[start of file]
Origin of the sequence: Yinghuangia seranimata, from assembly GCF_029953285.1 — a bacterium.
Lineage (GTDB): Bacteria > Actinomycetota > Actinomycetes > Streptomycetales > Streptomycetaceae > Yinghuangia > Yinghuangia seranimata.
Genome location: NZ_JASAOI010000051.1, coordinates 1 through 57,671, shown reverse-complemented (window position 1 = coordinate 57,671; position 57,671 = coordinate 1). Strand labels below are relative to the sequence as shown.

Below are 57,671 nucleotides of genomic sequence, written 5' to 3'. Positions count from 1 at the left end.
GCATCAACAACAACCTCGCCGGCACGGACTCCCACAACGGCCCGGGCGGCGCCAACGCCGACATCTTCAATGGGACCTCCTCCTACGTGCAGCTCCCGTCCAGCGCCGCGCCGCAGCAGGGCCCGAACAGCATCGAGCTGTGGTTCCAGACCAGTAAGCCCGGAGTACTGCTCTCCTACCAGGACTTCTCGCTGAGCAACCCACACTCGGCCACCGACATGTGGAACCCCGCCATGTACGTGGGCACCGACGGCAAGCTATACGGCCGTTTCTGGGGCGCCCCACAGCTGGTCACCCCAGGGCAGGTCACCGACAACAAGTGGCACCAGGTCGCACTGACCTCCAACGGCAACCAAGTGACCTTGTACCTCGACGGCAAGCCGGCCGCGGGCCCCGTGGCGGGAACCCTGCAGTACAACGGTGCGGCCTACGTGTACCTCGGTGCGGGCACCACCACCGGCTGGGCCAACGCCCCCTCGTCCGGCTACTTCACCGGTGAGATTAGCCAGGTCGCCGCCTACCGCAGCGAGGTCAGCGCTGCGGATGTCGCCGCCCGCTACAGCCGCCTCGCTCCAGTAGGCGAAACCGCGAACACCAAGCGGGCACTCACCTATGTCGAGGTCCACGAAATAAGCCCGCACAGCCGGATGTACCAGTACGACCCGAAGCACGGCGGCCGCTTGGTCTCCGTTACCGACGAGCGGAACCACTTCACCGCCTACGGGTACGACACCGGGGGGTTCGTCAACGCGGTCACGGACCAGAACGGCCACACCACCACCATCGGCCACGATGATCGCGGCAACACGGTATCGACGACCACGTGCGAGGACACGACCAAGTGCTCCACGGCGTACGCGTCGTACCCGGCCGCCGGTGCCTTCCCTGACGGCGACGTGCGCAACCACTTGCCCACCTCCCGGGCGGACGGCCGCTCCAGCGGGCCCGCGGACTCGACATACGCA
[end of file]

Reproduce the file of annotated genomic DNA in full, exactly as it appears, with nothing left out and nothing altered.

Origin of the sequence: Yinghuangia seranimata, from assembly GCF_029953285.1 — a bacterium.
Lineage (GTDB): Bacteria > Actinomycetota > Actinomycetes > Streptomycetales > Streptomycetaceae > Yinghuangia > Yinghuangia seranimata.
Genome location: NZ_JASAOI010000051.1, coordinates 1 through 57,671, shown reverse-complemented (window position 1 = coordinate 57,671; position 57,671 = coordinate 1). Strand labels below are relative to the sequence as shown.

Below are 57,671 nucleotides of genomic sequence, written 5' to 3'. Positions count from 1 at the left end.
GCATCAACAACAACCTCGCCGGCACGGACTCCCACAACGGCCCGGGCGGCGCCAACGCCGACATCTTCAATGGGACCTCCTCCTACGTGCAGCTCCCGTCCAGCGCCGCGCCGCAGCAGGGCCCGAACAGCATCGAGCTGTGGTTCCAGACCAGTAAGCCCGGAGTACTGCTCTCCTACCAGGACTTCTCGCTGAGCAACCCACACTCGGCCACCGACATGTGGAACCCCGCCATGTACGTGGGCACCGACGGCAAGCTATACGGCCGTTTCTGGGGCGCCCCACAGCTGGTCACCCCAGGGCAGGTCACCGACAACAAGTGGCACCAGGTCGCACTGACCTCCAACGGCAACCAAGTGACCTTGTACCTCGACGGCAAGCCGGCCGCGGGCCCCGTGGCGGGAACCCTGCAGTACAACGGTGCGGCCTACGTGTACCTCGGTGCGGGCACCACCACCGGCTGGGCCAACGCCCCCTCGTCCGGCTACTTCACCGGTGAGATTAGCCAGGTCGCCGCCTACCGCAGCGAGGTCAGCGCTGCGGATGTCGCCGCCCGCTACAGCCGCCTCGCTCCAGTAGGCGAAACCGCGAACACCAAGCGGGCACTCACCTATGTCGAGGTCCACGAAATAAGCCCGCACAGCCGGATGTACCAGTACGACCCGAAGCACGGCGGCCGCTTGGTCTCCGTTACCGACGAGCGGAACCACTTCACCGCCTACGGGTACGACACCGGGGGGTTCGTCAACGCGGTCACGGACCAGAACGGCCACACCACCACCATCGGCCACGATGATCGCGGCAACACGGTATCGACGACCACGTGCGAGGACACGACCAAGTGCTCCACGGCGTACGCGTCGTACCCGGCCGCCGGTGCCTTCCCTGACGGCGACGTGCGCAACCACTTGCCCACCTCCCGGGCGGACGGCCGCTCCAGCGGGCCCGCGGACTCGACATACGCA